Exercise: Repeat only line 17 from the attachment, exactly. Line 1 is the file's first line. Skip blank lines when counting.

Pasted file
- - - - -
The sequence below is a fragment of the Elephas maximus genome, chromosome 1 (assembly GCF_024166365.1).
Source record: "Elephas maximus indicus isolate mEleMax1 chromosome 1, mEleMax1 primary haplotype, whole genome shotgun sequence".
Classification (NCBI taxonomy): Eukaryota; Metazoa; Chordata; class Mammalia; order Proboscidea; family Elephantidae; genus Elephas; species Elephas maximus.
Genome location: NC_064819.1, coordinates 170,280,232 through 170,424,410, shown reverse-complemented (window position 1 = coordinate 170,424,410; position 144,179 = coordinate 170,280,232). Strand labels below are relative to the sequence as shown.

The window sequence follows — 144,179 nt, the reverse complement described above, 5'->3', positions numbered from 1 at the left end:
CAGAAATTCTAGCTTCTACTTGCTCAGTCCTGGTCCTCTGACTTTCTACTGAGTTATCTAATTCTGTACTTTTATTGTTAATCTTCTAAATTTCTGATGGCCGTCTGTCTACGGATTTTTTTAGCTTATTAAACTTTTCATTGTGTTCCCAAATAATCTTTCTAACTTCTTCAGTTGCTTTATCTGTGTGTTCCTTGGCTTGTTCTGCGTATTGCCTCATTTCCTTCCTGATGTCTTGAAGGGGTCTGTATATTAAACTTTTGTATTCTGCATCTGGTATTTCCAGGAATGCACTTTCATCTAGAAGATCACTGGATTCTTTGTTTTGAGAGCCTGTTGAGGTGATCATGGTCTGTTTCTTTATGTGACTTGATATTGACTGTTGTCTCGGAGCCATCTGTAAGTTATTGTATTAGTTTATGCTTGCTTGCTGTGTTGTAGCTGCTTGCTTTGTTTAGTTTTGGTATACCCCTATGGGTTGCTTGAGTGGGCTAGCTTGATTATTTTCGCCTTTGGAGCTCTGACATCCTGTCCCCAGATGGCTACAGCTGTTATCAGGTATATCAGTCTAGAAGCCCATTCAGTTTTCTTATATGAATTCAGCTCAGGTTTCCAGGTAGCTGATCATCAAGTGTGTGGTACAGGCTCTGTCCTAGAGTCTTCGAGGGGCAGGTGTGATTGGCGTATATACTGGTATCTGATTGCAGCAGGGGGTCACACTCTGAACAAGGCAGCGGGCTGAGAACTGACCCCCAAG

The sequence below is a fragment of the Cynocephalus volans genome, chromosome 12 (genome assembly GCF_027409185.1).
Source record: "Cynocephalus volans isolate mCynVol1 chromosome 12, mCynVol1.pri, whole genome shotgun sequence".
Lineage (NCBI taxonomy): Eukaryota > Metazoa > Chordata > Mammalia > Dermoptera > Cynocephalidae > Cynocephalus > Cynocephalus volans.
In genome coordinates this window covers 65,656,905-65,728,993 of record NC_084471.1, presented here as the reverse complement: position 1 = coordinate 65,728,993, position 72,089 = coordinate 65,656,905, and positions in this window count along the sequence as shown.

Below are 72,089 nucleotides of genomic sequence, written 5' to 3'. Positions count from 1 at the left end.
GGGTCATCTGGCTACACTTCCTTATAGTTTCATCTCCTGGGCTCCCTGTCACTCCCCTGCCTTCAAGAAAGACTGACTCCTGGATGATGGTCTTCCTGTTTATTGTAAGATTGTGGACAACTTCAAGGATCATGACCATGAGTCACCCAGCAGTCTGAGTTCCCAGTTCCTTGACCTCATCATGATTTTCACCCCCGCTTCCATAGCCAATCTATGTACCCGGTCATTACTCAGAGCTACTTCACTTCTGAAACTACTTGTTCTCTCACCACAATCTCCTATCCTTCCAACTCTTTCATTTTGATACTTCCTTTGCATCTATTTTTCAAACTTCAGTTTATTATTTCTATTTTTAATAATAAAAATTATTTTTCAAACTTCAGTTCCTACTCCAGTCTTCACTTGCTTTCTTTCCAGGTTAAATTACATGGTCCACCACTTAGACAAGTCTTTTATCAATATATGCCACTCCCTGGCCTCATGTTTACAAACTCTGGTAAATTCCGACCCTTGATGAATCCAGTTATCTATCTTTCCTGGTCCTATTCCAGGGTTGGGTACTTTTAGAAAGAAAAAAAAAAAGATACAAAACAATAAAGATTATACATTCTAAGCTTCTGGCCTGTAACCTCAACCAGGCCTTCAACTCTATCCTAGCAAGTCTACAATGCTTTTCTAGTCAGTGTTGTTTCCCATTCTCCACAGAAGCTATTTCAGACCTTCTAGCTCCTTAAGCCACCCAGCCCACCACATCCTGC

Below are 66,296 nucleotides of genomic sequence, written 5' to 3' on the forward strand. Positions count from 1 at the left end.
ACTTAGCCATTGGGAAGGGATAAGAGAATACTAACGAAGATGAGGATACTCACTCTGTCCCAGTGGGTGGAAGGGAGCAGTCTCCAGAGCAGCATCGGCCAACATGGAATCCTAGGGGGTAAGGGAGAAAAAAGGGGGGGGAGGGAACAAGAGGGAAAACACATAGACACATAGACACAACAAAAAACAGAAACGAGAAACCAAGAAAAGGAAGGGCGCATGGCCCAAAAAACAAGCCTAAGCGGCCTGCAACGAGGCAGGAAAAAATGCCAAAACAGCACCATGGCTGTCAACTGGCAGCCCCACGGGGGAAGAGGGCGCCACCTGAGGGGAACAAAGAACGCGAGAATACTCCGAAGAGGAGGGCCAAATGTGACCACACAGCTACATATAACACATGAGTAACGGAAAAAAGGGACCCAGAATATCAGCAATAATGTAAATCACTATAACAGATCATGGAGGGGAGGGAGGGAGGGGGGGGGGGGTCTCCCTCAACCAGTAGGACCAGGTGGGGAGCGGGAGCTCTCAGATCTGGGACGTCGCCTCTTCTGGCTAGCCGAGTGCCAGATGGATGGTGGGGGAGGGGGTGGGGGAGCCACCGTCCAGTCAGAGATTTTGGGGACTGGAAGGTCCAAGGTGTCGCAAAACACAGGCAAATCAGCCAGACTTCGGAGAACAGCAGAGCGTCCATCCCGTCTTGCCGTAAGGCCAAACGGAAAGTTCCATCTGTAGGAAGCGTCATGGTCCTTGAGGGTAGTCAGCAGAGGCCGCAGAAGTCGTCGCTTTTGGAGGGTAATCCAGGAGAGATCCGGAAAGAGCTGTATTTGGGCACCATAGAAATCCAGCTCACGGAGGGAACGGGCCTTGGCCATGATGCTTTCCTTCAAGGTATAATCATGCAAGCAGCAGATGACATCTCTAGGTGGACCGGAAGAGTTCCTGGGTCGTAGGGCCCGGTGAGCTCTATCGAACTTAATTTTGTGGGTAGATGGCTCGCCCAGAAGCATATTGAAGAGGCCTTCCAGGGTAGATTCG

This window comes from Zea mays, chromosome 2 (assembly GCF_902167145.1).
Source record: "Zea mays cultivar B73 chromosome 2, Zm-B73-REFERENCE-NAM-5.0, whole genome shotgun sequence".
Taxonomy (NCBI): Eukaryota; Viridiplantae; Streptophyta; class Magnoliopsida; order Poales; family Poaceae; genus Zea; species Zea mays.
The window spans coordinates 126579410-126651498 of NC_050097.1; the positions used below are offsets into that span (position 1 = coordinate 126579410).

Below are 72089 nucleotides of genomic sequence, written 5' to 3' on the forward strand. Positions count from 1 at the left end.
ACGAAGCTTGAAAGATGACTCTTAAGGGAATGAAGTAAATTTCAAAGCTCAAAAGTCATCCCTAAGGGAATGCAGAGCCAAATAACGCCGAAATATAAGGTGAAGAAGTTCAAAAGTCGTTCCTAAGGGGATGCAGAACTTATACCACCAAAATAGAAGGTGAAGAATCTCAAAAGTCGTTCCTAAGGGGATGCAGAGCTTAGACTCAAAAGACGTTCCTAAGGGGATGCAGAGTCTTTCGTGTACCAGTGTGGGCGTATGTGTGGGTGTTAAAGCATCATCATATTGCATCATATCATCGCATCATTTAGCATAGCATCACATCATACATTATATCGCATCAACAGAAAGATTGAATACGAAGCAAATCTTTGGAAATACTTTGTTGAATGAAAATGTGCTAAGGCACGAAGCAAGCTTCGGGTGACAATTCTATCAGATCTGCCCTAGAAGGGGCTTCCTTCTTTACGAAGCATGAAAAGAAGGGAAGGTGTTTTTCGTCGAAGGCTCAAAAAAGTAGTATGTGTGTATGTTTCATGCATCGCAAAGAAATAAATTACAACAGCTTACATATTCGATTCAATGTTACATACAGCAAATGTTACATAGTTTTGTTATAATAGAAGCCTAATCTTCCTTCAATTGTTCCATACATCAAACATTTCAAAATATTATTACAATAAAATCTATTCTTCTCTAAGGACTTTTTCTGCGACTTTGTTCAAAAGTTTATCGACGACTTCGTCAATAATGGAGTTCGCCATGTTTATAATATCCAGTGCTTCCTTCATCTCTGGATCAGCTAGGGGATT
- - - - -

Taxonomy (NCBI): Eukaryota; Viridiplantae; Streptophyta; class Magnoliopsida; order Poales; family Poaceae; genus Zea; species Zea mays.